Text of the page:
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Protesters pull down Confederate statue at old Durham County courthouse

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posted on Aug, 15 2017 @ 01:11 PM
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originally posted by: seagull
a reply to: 123143

Learning the lessons that history has to teach might be better than merely letting go. But it's better than destroying it.


I agree.

Burning the Library of Alexandria was stupid. Some people learned nothing from that.




posted on Aug, 15 2017 @ 01:23 PM
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a reply to: 123143

Needn't go back that far.

1930's Germany. America school boards banning books that portray uncomfortable truths about the history of our country, or the attitudes of it towards segments of the population.

Etc...

Seems we learn, as a whole, nothing from our past mistakes/stupidities, and merrily and with great enthusiasm embrace the very same thought processes again, and again, and again.



posted on Aug, 15 2017 @ 01:26 PM
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originally posted by: IAMTAT
I keep getting flashes of ISIS destroying all of those ancient historic monuments.

Or the US Marines pulling down the Saddam Statues.



posted on Aug, 15 2017 @ 01:51 PM
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I wonder how many people that are suddenly all for historical preservation for totally non-race based reasons also argued against the existence of the National Museum of African American History and Culture. Looking at the threads where it's brought up on here I know there's at least a few.



posted on Aug, 15 2017 @ 01:55 PM
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a reply to: Xcalibur254

None. History is important. Unless you want to argue I'm only allowed to be interested in my [insert tribe] ancestors story?



posted on Aug, 15 2017 @ 01:56 PM
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originally posted by: neo96
a reply to: Gryphon66




Yes, there are some people alive today who blame other people alive today for slavery.


Sure are like the poster than said this:




let's forget the fact that the mentality of the folks who were Democrats in 1860 is the same as Republicans in 2017.




Only you could see that as blaming someone for slavery. I guess you can just make it up as you go along.



posted on Aug, 15 2017 @ 01:57 PM
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originally posted by: Xcalibur254
I wonder how many people that are suddenly all for historical preservation for totally non-race based reasons also argued against the existence of the National Museum of African American History and Culture. Looking at the threads where it's brought up on here I know there's at least a few.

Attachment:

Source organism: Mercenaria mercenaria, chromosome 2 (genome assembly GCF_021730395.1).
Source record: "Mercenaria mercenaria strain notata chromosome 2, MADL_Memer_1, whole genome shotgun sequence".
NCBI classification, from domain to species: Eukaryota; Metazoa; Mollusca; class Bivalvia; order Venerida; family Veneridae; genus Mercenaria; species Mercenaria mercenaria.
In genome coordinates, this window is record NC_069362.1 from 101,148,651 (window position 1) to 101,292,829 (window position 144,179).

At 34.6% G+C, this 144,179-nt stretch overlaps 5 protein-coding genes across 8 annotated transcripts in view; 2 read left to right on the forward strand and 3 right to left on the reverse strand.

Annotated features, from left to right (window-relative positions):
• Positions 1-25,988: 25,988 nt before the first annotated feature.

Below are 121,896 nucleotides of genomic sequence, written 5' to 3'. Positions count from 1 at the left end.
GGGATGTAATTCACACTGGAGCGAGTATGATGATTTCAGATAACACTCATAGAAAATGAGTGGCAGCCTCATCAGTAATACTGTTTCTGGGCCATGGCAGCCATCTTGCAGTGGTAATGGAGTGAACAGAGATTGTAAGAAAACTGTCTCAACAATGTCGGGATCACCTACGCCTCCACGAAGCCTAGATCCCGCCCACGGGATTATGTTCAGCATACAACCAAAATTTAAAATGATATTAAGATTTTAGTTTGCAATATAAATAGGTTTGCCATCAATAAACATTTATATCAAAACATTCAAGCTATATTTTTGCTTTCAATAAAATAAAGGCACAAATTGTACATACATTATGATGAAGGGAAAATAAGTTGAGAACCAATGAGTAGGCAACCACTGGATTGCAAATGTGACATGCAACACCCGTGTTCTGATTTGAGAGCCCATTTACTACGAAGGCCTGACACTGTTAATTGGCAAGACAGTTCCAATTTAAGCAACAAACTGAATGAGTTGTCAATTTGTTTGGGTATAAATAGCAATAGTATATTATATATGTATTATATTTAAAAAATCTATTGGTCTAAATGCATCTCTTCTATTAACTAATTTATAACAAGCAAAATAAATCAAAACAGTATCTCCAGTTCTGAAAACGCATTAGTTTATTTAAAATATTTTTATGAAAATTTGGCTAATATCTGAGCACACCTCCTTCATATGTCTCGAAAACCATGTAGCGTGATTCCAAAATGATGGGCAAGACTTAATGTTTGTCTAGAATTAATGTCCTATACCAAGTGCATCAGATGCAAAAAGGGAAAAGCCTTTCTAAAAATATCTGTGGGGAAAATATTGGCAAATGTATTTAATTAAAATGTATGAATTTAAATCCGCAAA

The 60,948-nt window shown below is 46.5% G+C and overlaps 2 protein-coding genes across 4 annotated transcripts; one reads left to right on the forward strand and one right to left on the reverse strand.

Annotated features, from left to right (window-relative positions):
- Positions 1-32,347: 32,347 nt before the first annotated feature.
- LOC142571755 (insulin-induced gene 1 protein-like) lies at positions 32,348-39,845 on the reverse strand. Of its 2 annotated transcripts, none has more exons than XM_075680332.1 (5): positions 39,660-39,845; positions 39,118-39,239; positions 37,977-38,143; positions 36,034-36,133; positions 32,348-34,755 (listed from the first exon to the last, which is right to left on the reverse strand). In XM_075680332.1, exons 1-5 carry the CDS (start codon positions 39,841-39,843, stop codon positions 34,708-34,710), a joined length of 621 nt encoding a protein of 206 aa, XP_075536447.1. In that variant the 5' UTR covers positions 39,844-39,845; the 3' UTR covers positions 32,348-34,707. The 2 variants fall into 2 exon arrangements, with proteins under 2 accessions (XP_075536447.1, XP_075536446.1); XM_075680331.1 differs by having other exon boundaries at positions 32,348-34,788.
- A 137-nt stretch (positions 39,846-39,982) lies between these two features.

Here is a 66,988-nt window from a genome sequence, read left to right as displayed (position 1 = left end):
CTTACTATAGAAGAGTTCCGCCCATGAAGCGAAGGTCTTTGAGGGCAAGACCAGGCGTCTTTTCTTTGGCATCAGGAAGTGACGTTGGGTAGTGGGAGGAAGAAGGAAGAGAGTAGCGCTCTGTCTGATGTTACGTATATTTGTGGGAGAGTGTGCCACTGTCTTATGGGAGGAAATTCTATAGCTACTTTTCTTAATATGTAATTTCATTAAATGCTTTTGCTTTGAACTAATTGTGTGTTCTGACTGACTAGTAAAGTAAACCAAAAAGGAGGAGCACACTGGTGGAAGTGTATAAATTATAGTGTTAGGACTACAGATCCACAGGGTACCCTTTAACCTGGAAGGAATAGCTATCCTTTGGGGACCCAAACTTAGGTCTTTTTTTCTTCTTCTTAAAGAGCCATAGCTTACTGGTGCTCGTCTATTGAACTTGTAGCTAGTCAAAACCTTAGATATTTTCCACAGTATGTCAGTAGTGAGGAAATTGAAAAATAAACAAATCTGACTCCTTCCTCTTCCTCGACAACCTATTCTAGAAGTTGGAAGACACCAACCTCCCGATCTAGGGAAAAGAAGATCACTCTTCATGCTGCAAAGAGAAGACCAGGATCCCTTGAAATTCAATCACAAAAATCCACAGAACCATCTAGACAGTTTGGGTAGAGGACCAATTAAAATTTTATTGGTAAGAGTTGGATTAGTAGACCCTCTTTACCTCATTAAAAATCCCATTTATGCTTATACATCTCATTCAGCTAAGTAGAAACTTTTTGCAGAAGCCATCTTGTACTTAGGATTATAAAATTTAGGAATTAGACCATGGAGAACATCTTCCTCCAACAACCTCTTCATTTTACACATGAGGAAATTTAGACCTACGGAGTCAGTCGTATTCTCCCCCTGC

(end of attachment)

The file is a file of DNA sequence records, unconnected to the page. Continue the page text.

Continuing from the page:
I didn't see threads on it.

But most of the mainstream complaints I heard was that they were leaving out black conservatives like Clarence Thomas.

But thats a different issue altogether.



posted on Aug, 15 2017 @ 02:01 PM
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How do we look at the Jefferson Memorial now?

Questions were raised over a year ago in a discussion on CNN about that subject.
Thomas Jefferson owned slaves. George Washington owned slaves.

They didn't just tolerate the system, they were part of it.

Should we rename our nation's capital?

Should we take down the Washington Monument?

Should we destroy every federal edifice that involved slave labor in building it?

How do we move forward from here? Should we progress with this idea of destruction of bad memories?



posted on Aug, 15 2017 @ 02:05 PM
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a reply to: Grambler

The difference is that the Alt Right phrase was invented by Richard Spencer to describe those folks who agree with a certain ideology.

SJW became a perjorative term picked up by some who think they're on the right-wing after its extensive use in "Gamergate" (asssociated most firmly with Milo).

It originally stood for "Social Justice Warrior" ... I"m not sure how any of us could debate that social justice is a good thing. However, as I've said and you noted as well, it has become a catch all term for some with any sort of "identity politics" (which is yet another catch all phrase.)

Core authoritarianism is the enemy I fight particularly when it attempts to contradict the principles of the US Constitution.

I'm glad we've worked our way back around to agreeing on something.






posted on Aug, 15 2017 @ 02:05 PM
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originally posted by: Grambler
Things are going to get a lot worse.

One side in this battle has been allowed to get away with far too much while being celebrated by the media and politicians, and the other side feels like they are being backed into a corner.

I wish that the extremists on both sides would be drowned out by rational voices, but I don't see it happening.


i'd like to add to this:
wanting the statues to remain is not a white supremacy thing.... or a bring back slavery thing.
it is part of the united states history. we can't change the past but we can learn from it.



posted on Aug, 15 2017 @ 02:10 PM
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a reply to: butcherguy

Bad memories or institutional racism?

Good point Butch.



posted on Aug, 15 2017 @ 02:17 PM
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originally posted by: Gryphon66
a reply to: butcherguy

Bad memories or institutional racism?

Good point Butch.

They are supposed to be both at this point in our history.

Where do we go from here?



posted on Aug, 15 2017 @ 02:19 PM
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originally posted by: Grambler

I could go all day but here are a few.



Uh huh. I'm sure you could, but in an effort to stem an otherwise wordy influx of nothing, how about you point me to the exact point I was making in the first place....show me anywhere in any of those studies the hyperbole you were holding onto....the "evils of Whiteness"



posted on Aug, 15 2017 @ 02:20 PM
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originally posted by: butcherguy

originally posted by: Gryphon66
a reply to: butcherguy

Bad memories or institutional racism?

Good point Butch.

They are supposed to be both at this point in our history.

Where do we go from here?


Like I said, it's a good question.

Thomas Jefferson wrote the Declaration of Independence, heavily influenced the Constitution, and served as our Third President.